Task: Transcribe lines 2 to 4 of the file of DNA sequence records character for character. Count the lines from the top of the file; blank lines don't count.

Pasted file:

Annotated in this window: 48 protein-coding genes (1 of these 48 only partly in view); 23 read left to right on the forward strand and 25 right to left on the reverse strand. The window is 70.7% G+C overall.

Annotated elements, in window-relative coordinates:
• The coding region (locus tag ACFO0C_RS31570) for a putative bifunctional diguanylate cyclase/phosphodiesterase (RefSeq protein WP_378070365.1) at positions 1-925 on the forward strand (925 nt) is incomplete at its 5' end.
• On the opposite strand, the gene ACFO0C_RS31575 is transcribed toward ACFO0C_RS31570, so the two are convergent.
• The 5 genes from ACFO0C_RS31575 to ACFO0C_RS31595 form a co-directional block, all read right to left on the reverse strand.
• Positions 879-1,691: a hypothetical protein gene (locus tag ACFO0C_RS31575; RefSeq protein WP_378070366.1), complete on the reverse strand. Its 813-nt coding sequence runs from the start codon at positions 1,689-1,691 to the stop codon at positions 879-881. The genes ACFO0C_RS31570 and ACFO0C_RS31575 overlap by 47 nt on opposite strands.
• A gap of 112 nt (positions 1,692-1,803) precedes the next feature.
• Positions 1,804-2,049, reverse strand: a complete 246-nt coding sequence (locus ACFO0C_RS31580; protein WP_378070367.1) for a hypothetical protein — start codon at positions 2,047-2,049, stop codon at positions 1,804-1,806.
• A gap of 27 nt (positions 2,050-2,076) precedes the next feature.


Annotated elements, in window-relative coordinates:
• The coding region (locus tag ACFO0C_RS31570) for a putative bifunctional diguanylate cyclase/phosphodiesterase (RefSeq protein WP_378070365.1) at positions 1-925 on the forward strand (925 nt) is incomplete at its 5' end.
• On the opposite strand, the gene ACFO0C_RS31575 is transcribed toward ACFO0C_RS31570, so the two are convergent.